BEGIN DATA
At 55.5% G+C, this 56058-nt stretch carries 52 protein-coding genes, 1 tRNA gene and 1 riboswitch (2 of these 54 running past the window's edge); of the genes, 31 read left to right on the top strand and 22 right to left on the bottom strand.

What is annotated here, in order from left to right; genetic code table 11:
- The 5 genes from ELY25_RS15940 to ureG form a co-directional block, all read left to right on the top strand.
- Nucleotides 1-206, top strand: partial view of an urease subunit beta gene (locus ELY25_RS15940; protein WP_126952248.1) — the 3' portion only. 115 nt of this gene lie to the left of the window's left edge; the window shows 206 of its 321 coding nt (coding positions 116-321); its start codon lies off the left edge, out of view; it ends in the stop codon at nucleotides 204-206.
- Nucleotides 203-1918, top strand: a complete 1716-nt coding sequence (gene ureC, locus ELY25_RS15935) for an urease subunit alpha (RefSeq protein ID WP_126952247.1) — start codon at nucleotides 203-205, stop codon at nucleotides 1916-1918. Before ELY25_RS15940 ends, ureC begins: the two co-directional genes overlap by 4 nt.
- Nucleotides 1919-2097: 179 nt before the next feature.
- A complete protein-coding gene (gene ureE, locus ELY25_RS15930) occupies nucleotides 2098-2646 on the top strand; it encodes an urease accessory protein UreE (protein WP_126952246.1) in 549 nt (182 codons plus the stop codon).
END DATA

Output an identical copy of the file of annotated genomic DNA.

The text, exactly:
At 55.5% G+C, this 56058-nt stretch carries 52 protein-coding genes, 1 tRNA gene and 1 riboswitch (2 of these 54 running past the window's edge); of the genes, 31 read left to right on the top strand and 22 right to left on the bottom strand.

What is annotated here, in order from left to right; genetic code table 11:
- The 5 genes from ELY25_RS15940 to ureG form a co-directional block, all read left to right on the top strand.
- Nucleotides 1-206, top strand: partial view of an urease subunit beta gene (locus ELY25_RS15940; protein WP_126952248.1) — the 3' portion only. 115 nt of this gene lie to the left of the window's left edge; the window shows 206 of its 321 coding nt (coding positions 116-321); its start codon lies off the left edge, out of view; it ends in the stop codon at nucleotides 204-206.
- Nucleotides 203-1918, top strand: a complete 1716-nt coding sequence (gene ureC, locus ELY25_RS15935) for an urease subunit alpha (RefSeq protein ID WP_126952247.1) — start codon at nucleotides 203-205, stop codon at nucleotides 1916-1918. Before ELY25_RS15940 ends, ureC begins: the two co-directional genes overlap by 4 nt.
- Nucleotides 1919-2097: 179 nt before the next feature.
- A complete protein-coding gene (gene ureE, locus ELY25_RS15930) occupies nucleotides 2098-2646 on the top strand; it encodes an urease accessory protein UreE (protein WP_126952246.1) in 549 nt (182 codons plus the stop codon).